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Old 05-20-2011, 04:18 PM   #1
user89
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Registered: Apr 2011
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xsession errors


I am getting xsession errors everytime i login.

The errors however seem to be related to glib.

Can someone please help me resolve it?

Error Log:
https://gist.github.com/8f3ba3ef9007a9d123bb
 
Old 05-20-2011, 04:55 PM   #2
PhoenixAndThor
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Looks interesting, let's get to the bottom of it. What is your GUI setup like? Do you use GDM/KDM/XDM (login screens) and what desktop environment are you using (Gnome, KDE, Xfce, etc)?
 
Old 05-21-2011, 06:58 AM   #3
user89
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Quote:
Originally Posted by PhoenixAndThor View Post
Looks interesting, let's get to the bottom of it. What is your GUI setup like? Do you use GDM/KDM/XDM (login screens) and what desktop environment are you using (Gnome, KDE, Xfce, etc)?
Orignally gdm, .. Switched to xdm

Gnome Desktop Environment.
Have installed xfce but, do not know how to switch to it; Since no selection option during login, and after login there are no menus, taskbars, icons and no right-click menu.
 
Old 05-21-2011, 08:38 AM   #4
PhoenixAndThor
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Okay, XDM does not allow users to switch between Gnome, KDE, etc (last time I checked anyway). At this point, I'm going to assume that your system is only usable from the command line (and that your posting from a different machine). First, we need to figure out how to get you back into a GUI. At the XDM login screen, hold down the Ctrl + Alt and one of the function keys (F1 through F9). This should move you to a different virtual terminal (tty). When you get a login prompt, just enter your information as usual. Note that when it asks for a password, you will not see it being typed in. That's a security feature.

After that, type nano .xinitrc. Nano is a small editor run from the terminal, but it's easy to use (help is displayed at the bottom). .xinitrc is a file that, among other things, tells Xorg what to do when it starts up. For a great (but long) guide explaining what you can do with this file, go here:

Xinitrc - ArchWiki

I know it says it's for Arch Linux, but nearly anything else with Xorg works the same way. I recommend that you switch to a stand alone window manager like openbox (add exec openbox-session to .xinitrc). If you don't have openbox installed, just install it by running apt-get install openbox as root (either login as root or use sudo). After you get the .xinitrc file done, it's time to disable XDM. When you exit nano, run the command cd /etc/init.d/xdm stop as root. That should stop the XDM daemon and (at least in my case) move you another tty. Just switch back to whatever terminal you were using and run startx. You should see an empty screen with the mouse cursor. You should also have a right click menu and be able to launch programs. Anything not found in the menu can be launched by opening a terminal emulator (xterm, gnome-terminal, etc) and run the commands from there. Openbox may also come with a Run box and you can use that.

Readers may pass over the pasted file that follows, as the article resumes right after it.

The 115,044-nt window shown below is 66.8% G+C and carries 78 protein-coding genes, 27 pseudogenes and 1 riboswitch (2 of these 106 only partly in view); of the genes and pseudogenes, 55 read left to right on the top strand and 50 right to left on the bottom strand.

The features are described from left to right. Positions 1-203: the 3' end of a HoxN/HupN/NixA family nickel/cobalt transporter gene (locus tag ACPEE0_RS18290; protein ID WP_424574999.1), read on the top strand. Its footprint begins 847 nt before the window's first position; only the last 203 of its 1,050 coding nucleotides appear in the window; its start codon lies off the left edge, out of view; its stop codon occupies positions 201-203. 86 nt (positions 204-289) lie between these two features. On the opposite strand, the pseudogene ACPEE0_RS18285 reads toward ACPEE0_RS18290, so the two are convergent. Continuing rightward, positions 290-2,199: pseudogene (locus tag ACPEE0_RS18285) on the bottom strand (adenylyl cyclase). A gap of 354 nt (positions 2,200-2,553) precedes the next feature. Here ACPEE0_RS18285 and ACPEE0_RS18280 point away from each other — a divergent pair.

Old 05-21-2011, 10:58 AM   #5
user89
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Quote:
Originally Posted by PhoenixAndThor View Post
Okay, XDM does not allow users to switch between Gnome, KDE, etc (last time I checked anyway). At this point, I'm going to assume that your system is only usable from the command line (and that your posting from a different machine). First, we need to figure out how to get you back into a GUI. At the XDM login screen, hold down the Ctrl + Alt and one of the function keys (F1 through F9). This should move you to a different virtual terminal (tty). When you get a login prompt, just enter your information as usual. Note that when it asks for a password, you will not see it being typed in. That's a security feature.

After that, type nano .xinitrc. Nano is a small editor run from the terminal, but it's easy to use (help is displayed at the bottom). .xinitrc is a file that, among other things, tells Xorg what to do when it starts up. For a great (but long) guide explaining what you can do with this file, go here:

Xinitrc - ArchWiki